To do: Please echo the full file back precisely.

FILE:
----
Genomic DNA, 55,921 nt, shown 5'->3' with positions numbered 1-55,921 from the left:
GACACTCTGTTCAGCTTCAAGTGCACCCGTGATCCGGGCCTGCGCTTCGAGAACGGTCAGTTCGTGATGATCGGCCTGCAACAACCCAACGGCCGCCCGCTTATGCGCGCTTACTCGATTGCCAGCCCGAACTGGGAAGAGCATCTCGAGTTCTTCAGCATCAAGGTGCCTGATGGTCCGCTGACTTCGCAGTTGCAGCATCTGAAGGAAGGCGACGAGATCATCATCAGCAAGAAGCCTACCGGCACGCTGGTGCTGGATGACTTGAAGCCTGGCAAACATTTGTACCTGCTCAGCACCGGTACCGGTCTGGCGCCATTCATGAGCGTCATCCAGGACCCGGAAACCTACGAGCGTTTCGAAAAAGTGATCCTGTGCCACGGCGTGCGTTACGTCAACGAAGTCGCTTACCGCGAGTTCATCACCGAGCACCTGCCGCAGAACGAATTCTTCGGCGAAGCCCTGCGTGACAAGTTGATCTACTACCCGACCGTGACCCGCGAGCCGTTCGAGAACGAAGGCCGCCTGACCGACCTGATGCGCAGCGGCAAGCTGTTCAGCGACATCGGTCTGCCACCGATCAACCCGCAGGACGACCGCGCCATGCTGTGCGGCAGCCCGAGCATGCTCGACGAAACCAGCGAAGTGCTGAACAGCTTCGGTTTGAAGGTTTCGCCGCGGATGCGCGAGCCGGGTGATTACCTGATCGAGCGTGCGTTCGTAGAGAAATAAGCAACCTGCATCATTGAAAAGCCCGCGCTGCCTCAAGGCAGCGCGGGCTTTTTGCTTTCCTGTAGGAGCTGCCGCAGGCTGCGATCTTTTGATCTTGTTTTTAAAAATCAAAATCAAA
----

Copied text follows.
Genomic DNA, 55,921 nt, shown 5'->3' with positions numbered 1-55,921 from the left:
GACACTCTGTTCAGCTTCAAGTGCACCCGTGATCCGGGCCTGCGCTTCGAGAACGGTCAGTTCGTGATGATCGGCCTGCAACAACCCAACGGCCGCCCGCTTATGCGCGCTTACTCGATTGCCAGCCCGAACTGGGAAGAGCATCTCGAGTTCTTCAGCATCAAGGTGCCTGATGGTCCGCTGACTTCGCAGTTGCAGCATCTGAAGGAAGGCGACGAGATCATCATCAGCAAGAAGCCTACCGGCACGCTGGTGCTGGATGACTTGAAGCCTGGCAAACATTTGTACCTGCTCAGCACCGGTACCGGTCTGGCGCCATTCATGAGCGTCATCCAGGACCCGGAAACCTACGAGCGTTTCGAAAAAGTGATCCTGTGCCACGGCGTGCGTTACGTCAACGAAGTCGCTTACCGCGAGTTCATCACCGAGCACCTGCCGCAGAACGAATTCTTCGGCGAAGCCCTGCGTGACAAGTTGATCTACTACCCGACCGTGACCCGCGAGCCGTTCGAGAACGAAGGCCGCCTGACCGACCTGATGCGCAGCGGCAAGCTGTTCAGCGACATCGGTCTGCCACCGATCAACCCGCAGGACGACCGCGCCATGCTGTGCGGCAGCCCGAGCATGCTCGACGAAACCAGCGAAGTGCTGAACAGCTTCGGTTTGAAGGTTTCGCCGCGGATGCGCGAGCCGGGTGATTACCTGATCGAGCGTGCGTTCGTAGAGAAATAAGCAACCTGCATCATTGAAAAGCCCGCGCTGCCTCAAGGCAGCGCGGGCTTTTTGCTTTCCTGTAGGAGCTGCCGCAGGCTGCGATCTTTTGATCTTGTTTTTAAAAATCAAAATCAAA